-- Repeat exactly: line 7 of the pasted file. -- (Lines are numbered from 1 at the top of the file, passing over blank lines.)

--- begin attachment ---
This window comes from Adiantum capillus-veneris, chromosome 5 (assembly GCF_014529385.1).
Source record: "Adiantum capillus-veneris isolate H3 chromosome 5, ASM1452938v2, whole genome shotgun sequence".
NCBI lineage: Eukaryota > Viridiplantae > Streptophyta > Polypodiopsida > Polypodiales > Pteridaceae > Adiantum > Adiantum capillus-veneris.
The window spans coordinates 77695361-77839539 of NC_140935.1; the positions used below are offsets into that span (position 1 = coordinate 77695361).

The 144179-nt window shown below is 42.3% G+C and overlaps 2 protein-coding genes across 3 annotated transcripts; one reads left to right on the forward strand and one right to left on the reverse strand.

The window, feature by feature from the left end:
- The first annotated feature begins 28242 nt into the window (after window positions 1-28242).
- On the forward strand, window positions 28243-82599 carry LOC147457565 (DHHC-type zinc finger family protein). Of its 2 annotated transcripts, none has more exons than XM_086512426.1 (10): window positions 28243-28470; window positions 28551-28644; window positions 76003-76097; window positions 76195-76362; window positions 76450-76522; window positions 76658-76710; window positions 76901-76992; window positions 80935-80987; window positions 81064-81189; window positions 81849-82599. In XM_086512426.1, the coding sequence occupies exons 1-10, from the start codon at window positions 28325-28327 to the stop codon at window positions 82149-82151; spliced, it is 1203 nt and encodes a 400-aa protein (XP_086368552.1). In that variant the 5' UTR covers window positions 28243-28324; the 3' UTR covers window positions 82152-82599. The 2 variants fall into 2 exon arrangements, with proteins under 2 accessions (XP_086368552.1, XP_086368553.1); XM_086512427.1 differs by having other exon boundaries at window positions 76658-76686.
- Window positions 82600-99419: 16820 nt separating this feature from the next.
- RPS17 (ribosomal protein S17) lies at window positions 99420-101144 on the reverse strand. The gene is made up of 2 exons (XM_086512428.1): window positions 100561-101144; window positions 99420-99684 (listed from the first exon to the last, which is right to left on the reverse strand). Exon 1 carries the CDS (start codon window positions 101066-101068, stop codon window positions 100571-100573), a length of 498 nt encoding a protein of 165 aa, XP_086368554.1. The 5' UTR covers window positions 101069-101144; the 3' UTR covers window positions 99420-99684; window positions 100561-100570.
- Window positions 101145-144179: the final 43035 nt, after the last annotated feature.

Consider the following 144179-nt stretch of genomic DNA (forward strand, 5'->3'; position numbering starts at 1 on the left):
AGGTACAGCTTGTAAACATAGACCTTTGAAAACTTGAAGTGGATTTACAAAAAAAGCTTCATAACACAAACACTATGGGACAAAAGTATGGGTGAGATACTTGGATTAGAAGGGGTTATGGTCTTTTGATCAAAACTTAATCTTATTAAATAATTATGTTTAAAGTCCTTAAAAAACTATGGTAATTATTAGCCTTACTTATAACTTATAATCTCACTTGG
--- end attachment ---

- The first annotated feature begins 28242 nt into the window (after window positions 1-28242).